WOLF: Kathleen, I’ve got a feeling you’re still in Kansas – Washington Times
April 21, 2012
Republicans embrace big-government health care Sebelius left behind
Liberals are a curious breed. They actually believe the government can mandate you into prosperity. They wave a magic wand, and the universe bends to their whim. At the end of each day, they rest their weary heads blissfully – willfully – unaware of the damage they cause.
Witness Health and Human Services (HHS) Secretary Kathleen Sebelius. Before she was wielding the iron fist of power granted to her by Obamacare, she was the Kansas’ governor and, before that, the Kansas insurance commissioner. Health insurance mandates were her stock in trade, and with each new government dictate, Kansans saw their premiums increase. No matter how well-intentioned, the very nature of a mandate is that it forces consumers to buy something they don’t want, or why the need for a mandate? It’s unavoidable, then, that Kansas families’ costs increased and many simply could no longer afford insurance.
The net result? Mrs. Sebelius chased nearly a dozen health insurance companies out of the state, leaving behind 40,000 Kansans who no longer had health insurance. That President Obama would choose her to head HHS and implement Obamacare is telling and terrifying.
I reject the demonstrably destructive government-mandate approach to health care. Unfortunately, Mrs. Sebelius‘ ghost still haunts Kansas, and it’s the Republicans who are giving it life.
The Republican-dominated Kansas House of Representatives recently passed yet another Sebelius-style health insurance mandate, by an overwhelming margin, 92-30. The party that claims to stand against government-run health care is nonetheless voting for the government to run health care. The Republican-controlled Senate will take up the issue and, presumably, send it to Republican Gov. (and former presidential aspirant) Sam Brownback.
Proponents of these health care mandates always have sympathy on their side, and often good intentions, but little else. This particular mandate favors autistic children, and who doesn’t feel compelled to help anyone in need, particularly a child? Yet, as these politically popular mandates are imposed and health insurance premiums skyrocket, patients (and their family budgets) suffer.
I’ve been asked, by self-described conservatives, no less, how I can turn my back on children with autism. Excuse me? Having dedicated my life to serving patients and, like most doctors – and this is not an exaggeration – having freely donated my time to the needy probably every single day I work, I know their question reflects more upon them than me. But I also realize it is emotional appeals like this that quickly persuade squishy conservatives to do the bidding of big-government liberals. But the response to this tactic should be obvious.
How can the supporters of government mandates turn their backs on mothers with breast cancer or grandfathers with strokes or children with leukemia? Among the 40,000 Kansans priced out of health insurance by the toll of mandates were these very patients – and many others. The big-government crowd may be blissfully unaware of the damage their well-intentioned mandates cause, but the patients left behind without insurance know it all too well.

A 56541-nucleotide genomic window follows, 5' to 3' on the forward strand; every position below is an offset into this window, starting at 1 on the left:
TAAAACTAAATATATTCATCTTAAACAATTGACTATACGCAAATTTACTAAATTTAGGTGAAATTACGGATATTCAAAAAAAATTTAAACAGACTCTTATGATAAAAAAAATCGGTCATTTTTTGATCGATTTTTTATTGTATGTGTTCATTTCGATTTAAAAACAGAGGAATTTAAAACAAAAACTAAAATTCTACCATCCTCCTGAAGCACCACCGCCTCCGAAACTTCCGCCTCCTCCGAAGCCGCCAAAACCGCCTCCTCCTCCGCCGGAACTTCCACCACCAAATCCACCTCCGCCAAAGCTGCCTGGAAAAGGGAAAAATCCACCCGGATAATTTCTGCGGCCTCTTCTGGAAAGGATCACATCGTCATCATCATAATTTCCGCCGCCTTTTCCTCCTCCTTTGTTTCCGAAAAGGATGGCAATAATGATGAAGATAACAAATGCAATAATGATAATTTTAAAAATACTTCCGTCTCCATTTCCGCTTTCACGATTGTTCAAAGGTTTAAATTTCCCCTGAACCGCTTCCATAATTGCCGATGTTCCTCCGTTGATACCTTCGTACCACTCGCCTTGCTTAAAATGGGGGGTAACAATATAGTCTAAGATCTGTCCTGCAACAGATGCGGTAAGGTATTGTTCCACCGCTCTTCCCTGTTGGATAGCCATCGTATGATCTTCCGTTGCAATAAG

The mandate crowd claims it’s the “greed” of health insurance companies that leads them to “discriminate” against this year’s cause, but does that make sense? Is there a single company – or person, for that matter – who isn’t interested in maximizing its income? Surely auto insurance companies are just as greedy as health insurance companies, yet auto premiums stay low while health premiums explode. What’s the difference? Are we to believe auto insurance companies are run by altruistic angels but health insurance companies are run by greedy devils?
Kansans are allowed to purchase car insurance directly from any provider across the country, and you won’t find state mandates that force your auto insurance company to cover windshield-wiper blade replacements or oil changes. You also won’t find tax penalties that coerce you into buying auto insurance through your employer rather than on your own, but that’s another story.
So which is more effective at keeping costs lower and serving Kansans – the big-government health insurance mandates or the auto insurance free-market approach? Is there a single person who believes we have an auto insurance crisis in America?
All companies are greedy, if by greed you mean they hope to maximize profits. But the best antidote to greed is not government, it’s competition. Allow Kansans, in fact all Americans, to purchase whatever health insurance they choose. Quit dividing patients into political blocs. Eliminate all state mandates (and the tax penalties for directly purchasing insurance rather than employment-based, but again, that’s another story.)
State mandates, by their very nature, eliminate competition. It’s ironic that supporters of mandates don’t realize – or perhaps they do – that their approach creates oligopolies within each state where only a few large companies can operate and artificially drive up prices. The free-market approach, on the other hand, opens the door to innovative companies like Geico and Progressive, which have revolutionized auto insurance.
Every state faces this dilemma between destructive but poll-driven big-government mandates and demonstrably effective free-market reforms. If Kansas, one of the reddest of the red states – with a Republican-controlled House, a Republican-controlled Senate and a Republican-controlled governor’s mansion – can’t stop the Barack Obama-Kathleen Sebelius government-knows-best approach to health care, which state can?
Dr. Milton R. Wolf, a Washington Times columnist, is a radiologist and President Obama’s cousin. He blogs at miltonwolf.com.